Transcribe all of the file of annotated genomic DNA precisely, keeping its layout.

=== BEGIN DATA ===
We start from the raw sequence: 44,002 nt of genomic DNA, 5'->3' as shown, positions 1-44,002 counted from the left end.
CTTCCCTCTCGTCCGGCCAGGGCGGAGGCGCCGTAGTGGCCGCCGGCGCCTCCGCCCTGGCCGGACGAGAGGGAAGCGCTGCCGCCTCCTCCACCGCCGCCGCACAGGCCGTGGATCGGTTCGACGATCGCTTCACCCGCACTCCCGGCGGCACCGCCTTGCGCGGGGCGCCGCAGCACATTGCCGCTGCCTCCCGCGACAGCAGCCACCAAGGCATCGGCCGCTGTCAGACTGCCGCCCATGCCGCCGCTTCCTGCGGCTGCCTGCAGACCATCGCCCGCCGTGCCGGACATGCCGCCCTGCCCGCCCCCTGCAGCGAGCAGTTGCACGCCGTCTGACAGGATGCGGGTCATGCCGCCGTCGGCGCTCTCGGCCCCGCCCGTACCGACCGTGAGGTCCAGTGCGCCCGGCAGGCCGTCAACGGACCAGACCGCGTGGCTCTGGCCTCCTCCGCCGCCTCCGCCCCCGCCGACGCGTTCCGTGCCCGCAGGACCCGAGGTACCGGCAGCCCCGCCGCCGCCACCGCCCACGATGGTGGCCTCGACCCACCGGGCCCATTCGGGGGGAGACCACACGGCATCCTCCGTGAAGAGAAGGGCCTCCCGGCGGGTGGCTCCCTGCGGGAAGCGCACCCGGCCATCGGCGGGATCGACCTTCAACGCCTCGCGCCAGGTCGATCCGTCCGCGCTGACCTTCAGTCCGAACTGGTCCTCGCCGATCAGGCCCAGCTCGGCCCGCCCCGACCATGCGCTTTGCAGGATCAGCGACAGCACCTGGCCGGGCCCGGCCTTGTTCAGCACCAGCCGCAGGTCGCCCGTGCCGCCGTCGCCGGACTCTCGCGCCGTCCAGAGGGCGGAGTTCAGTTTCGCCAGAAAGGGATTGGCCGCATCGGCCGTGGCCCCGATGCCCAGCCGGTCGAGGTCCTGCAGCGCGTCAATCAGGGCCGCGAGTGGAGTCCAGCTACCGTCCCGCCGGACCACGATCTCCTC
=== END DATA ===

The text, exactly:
We start from the raw sequence: 44,002 nt of genomic DNA, 5'->3' as shown, positions 1-44,002 counted from the left end.
CTTCCCTCTCGTCCGGCCAGGGCGGAGGCGCCGTAGTGGCCGCCGGCGCCTCCGCCCTGGCCGGACGAGAGGGAAGCGCTGCCGCCTCCTCCACCGCCGCCGCACAGGCCGTGGATCGGTTCGACGATCGCTTCACCCGCACTCCCGGCGGCACCGCCTTGCGCGGGGCGCCGCAGCACATTGCCGCTGCCTCCCGCGACAGCAGCCACCAAGGCATCGGCCGCTGTCAGACTGCCGCCCATGCCGCCGCTTCCTGCGGCTGCCTGCAGACCATCGCCCGCCGTGCCGGACATGCCGCCCTGCCCGCCCCCTGCAGCGAGCAGTTGCACGCCGTCTGACAGGATGCGGGTCATGCCGCCGTCGGCGCTCTCGGCCCCGCCCGTACCGACCGTGAGGTCCAGTGCGCCCGGCAGGCCGTCAACGGACCAGACCGCGTGGCTCTGGCCTCCTCCGCCGCCTCCGCCCCCGCCGACGCGTTCCGTGCCCGCAGGACCCGAGGTACCGGCAGCCCCGCCGCCGCCACCGCCCACGATGGTGGCCTCGACCCACCGGGCCCATTCGGGGGGAGACCACACGGCATCCTCCGTGAAGAGAAGGGCCTCCCGGCGGGTGGCTCCCTGCGGGAAGCGCACCCGGCCATCGGCGGGATCGACCTTCAACGCCTCGCGCCAGGTCGATCCGTCCGCGCTGACCTTCAGTCCGAACTGGTCCTCGCCGATCAGGCCCAGCTCGGCCCGCCCCGACCATGCGCTTTGCAGGATCAGCGACAGCACCTGGCCGGGCCCGGCCTTGTTCAGCACCAGCCGCAGGTCGCCCGTGCCGCCGTCGCCGGACTCTCGCGCCGTCCAGAGGGCGGAGTTCAGTTTCGCCAGAAAGGGATTGGCCGCATCGGCCGTGGCCCCGATGCCCAGCCGGTCGAGGTCCTGCAGCGCGTCAATCAGGGCCGCGAGTGGAGTCCAGCTACCGTCCCGCCGGACCACGATCTCCTC